Fifteen years ago Gerald Combs released a little network protocol analyzer called Wireshark (then called Ethereal). At the time it only dissected five protocols and only ran on Linux and Solaris. He decided to share it with the world and released it as open source software. Immediately after the release he started receiving code from people around the world. They had problems similar to his and were able to modify the little analyzer to suit their needs. They were also kind enough to contribute those modifications back. Those contributions haven’t stopped to this day and Wireshark has grown into a mature, feature-rich, award-winning network analysis tool. People around the world use it to troubleshoot networks, develop software and protocols, and to learn about networking...

Leveraging Behavior Driven Development: Making it Work

Dominic Lachowicz

August 27, 2013

A few years ago, I read Eric Evans’ seminal book “Domain-Driven Design” and (more recently) Vaughn Vernon’s equally excellent follow-on “Implementing Domain-Driven Design”. Both of them have had a transformative effect in how I build and design software. In many startups, you’re called on to wear many hats. In addition to traditional development manager and architect roles, I’ve often found myself filling in for product owner and quality assurance roles. Coming from a Lean/Agile background, the way that one typically captures requirements (and to a lesser extent, test cases) is through a User Story’s acceptance criteria. Acceptance criteria are generally expressed as a checklist – they’re how you know when you’re done your job. I’d always felt that – even with my system’s architecture,...

Lean Prototyping: Learning and Doing in Today’s Development World

Dominic Lachowicz

August 21, 2013

It was my Junior year of College at the University of Pennsylvania. I was in CS350, working with Professor Jonathan Smith on the semester’s final project –implementing a basic web browser in Tcl/Tk, complete with JavaScript support via Rhino. I was about a week into the project when I recognized that I’d have to scrap my design and most of the code. In order to implement tables that reflowed, I’d need to rethink how I designed my layout engine and probably throw away a substantial amount of code. I was talking to Professor Smith, lamenting that I’d need to redo so much work. He just stood there and grinned at me. With a fatherly look about him, he calmly walked to his bookshelf and gave me a copy of Fred Brooks’ Mythical Man Month. He said something to the effect of “welcome to software...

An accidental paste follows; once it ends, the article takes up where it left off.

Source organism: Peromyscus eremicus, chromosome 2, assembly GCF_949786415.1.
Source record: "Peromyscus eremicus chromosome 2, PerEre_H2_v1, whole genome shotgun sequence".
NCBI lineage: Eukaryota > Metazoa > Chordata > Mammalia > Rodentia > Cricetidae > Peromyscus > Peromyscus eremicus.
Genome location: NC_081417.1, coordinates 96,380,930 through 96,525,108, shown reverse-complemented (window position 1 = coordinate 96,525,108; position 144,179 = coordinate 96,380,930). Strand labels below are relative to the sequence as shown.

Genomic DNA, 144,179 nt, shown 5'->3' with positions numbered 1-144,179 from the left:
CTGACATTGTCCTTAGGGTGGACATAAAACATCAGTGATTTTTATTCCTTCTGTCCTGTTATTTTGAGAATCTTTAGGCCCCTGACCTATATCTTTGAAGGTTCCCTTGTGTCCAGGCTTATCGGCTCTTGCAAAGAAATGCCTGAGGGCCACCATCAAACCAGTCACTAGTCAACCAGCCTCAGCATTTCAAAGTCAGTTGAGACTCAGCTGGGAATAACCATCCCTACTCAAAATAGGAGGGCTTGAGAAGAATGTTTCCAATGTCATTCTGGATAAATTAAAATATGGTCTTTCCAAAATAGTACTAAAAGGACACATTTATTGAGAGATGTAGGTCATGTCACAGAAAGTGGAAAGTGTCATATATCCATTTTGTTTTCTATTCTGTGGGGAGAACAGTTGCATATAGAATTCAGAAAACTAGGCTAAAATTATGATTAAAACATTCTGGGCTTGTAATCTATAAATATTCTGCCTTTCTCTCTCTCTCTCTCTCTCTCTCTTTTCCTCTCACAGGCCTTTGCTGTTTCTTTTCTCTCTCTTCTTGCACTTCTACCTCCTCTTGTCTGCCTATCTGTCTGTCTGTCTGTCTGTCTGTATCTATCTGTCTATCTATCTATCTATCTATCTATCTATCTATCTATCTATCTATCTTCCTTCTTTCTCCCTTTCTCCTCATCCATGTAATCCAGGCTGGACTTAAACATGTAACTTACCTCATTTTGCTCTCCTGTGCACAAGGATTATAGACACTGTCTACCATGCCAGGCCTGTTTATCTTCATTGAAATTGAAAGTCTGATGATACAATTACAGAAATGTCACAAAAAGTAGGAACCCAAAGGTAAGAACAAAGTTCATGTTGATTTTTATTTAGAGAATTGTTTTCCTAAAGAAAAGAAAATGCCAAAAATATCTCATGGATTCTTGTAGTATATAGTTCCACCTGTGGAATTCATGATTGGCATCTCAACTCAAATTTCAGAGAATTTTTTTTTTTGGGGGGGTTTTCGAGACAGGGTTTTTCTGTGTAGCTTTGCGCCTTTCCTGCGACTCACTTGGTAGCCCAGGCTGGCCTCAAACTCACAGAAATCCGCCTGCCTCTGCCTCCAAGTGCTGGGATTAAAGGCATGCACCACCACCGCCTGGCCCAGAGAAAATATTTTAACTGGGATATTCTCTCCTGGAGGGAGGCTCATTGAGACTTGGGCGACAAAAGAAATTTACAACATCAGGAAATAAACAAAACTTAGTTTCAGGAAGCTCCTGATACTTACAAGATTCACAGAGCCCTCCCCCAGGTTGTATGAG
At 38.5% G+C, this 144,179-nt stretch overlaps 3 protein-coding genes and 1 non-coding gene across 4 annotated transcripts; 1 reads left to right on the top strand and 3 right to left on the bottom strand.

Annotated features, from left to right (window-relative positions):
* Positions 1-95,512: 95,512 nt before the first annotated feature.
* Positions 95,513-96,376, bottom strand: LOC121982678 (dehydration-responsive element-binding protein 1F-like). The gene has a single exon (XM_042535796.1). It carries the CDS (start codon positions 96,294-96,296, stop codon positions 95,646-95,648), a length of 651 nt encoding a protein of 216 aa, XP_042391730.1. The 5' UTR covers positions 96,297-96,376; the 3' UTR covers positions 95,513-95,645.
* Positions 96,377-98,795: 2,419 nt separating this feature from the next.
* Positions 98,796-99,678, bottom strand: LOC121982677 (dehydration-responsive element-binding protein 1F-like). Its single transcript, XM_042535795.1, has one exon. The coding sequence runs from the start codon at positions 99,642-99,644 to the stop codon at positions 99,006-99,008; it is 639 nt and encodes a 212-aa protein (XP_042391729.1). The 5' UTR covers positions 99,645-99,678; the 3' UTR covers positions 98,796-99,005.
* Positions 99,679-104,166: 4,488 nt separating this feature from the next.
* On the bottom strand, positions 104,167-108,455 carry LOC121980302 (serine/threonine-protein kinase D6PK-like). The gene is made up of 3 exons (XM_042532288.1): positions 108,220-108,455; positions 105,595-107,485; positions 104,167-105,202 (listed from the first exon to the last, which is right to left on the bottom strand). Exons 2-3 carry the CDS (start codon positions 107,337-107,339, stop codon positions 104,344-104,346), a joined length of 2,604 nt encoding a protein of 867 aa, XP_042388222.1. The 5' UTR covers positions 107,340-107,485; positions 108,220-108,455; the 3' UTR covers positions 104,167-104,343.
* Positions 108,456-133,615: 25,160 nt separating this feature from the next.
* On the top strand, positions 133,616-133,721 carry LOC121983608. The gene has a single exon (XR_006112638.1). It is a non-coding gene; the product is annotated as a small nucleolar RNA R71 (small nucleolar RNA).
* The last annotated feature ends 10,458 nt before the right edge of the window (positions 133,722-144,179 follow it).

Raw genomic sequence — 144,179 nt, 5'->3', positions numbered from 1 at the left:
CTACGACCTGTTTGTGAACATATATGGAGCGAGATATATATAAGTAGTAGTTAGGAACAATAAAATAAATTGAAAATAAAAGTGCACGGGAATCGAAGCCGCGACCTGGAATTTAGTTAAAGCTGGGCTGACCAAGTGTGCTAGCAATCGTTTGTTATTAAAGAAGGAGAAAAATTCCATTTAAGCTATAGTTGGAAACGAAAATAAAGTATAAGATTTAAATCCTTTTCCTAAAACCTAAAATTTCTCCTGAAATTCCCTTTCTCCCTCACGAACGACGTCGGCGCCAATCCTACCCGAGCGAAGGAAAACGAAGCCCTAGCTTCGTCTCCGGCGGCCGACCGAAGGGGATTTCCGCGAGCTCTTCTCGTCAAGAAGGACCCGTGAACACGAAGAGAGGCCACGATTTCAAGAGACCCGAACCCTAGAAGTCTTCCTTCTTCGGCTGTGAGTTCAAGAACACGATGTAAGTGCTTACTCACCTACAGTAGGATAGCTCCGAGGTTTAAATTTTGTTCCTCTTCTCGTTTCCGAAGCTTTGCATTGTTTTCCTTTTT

Making the Most of Your API: Lessons Learned When You (and a Partner) Aren’t Speaking the Same Language

Dominic Lachowicz

July 30, 2013

Over the past couple of weeks, a few members of our development team have been working part-time to upgrade one of our applications to the latest version of a partner’s SOAP-based API. This partner recently announced that they were (rather abruptly) discontinuing support for the previous version of their API. One of their goals was to maintain API compatibility, so in theory, all that was supposed to be required of us to complete this upgrade was to: Upgrade our operating system (OS) to Windows Server 2008.Import a few new digital certificates into our certificate chain. Our partner was enhancing their system to use a stronger security mechanism.Point our application at a different URI that supposedly supported the same set of SOAP messages. In theory, this should have been a quick...